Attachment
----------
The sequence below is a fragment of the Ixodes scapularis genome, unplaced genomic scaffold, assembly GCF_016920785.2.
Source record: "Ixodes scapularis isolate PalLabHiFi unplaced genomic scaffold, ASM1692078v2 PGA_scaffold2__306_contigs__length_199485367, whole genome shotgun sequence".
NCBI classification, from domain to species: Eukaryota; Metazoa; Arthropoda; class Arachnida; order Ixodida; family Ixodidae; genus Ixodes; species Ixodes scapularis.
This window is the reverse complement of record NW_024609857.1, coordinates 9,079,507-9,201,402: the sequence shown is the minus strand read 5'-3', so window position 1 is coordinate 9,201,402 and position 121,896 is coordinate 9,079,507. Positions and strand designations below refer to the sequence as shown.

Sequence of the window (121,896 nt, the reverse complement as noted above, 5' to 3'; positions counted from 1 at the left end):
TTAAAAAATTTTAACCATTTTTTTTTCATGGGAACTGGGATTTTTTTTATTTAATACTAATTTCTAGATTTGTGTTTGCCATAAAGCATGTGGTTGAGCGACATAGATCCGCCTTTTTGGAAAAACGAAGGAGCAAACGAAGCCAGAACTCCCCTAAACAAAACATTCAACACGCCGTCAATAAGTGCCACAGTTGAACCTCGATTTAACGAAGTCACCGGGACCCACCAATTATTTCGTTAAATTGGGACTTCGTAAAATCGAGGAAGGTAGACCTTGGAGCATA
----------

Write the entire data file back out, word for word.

The sequence below is a fragment of the Ixodes scapularis genome, unplaced genomic scaffold, assembly GCF_016920785.2.
Source record: "Ixodes scapularis isolate PalLabHiFi unplaced genomic scaffold, ASM1692078v2 PGA_scaffold2__306_contigs__length_199485367, whole genome shotgun sequence".
NCBI classification, from domain to species: Eukaryota; Metazoa; Arthropoda; class Arachnida; order Ixodida; family Ixodidae; genus Ixodes; species Ixodes scapularis.
This window is the reverse complement of record NW_024609857.1, coordinates 9,079,507-9,201,402: the sequence shown is the minus strand read 5'-3', so window position 1 is coordinate 9,201,402 and position 121,896 is coordinate 9,079,507. Positions and strand designations below refer to the sequence as shown.

Sequence of the window (121,896 nt, the reverse complement as noted above, 5' to 3'; positions counted from 1 at the left end):
TTAAAAAATTTTAACCATTTTTTTTTCATGGGAACTGGGATTTTTTTTATTTAATACTAATTTCTAGATTTGTGTTTGCCATAAAGCATGTGGTTGAGCGACATAGATCCGCCTTTTTGGAAAAACGAAGGAGCAAACGAAGCCAGAACTCCCCTAAACAAAACATTCAACACGCCGTCAATAAGTGCCACAGTTGAACCTCGATTTAACGAAGTCACCGGGACCCACCAATTATTTCGTTAAATTGGGACTTCGTAAAATCGAGGAAGGTAGACCTTGGAGCATA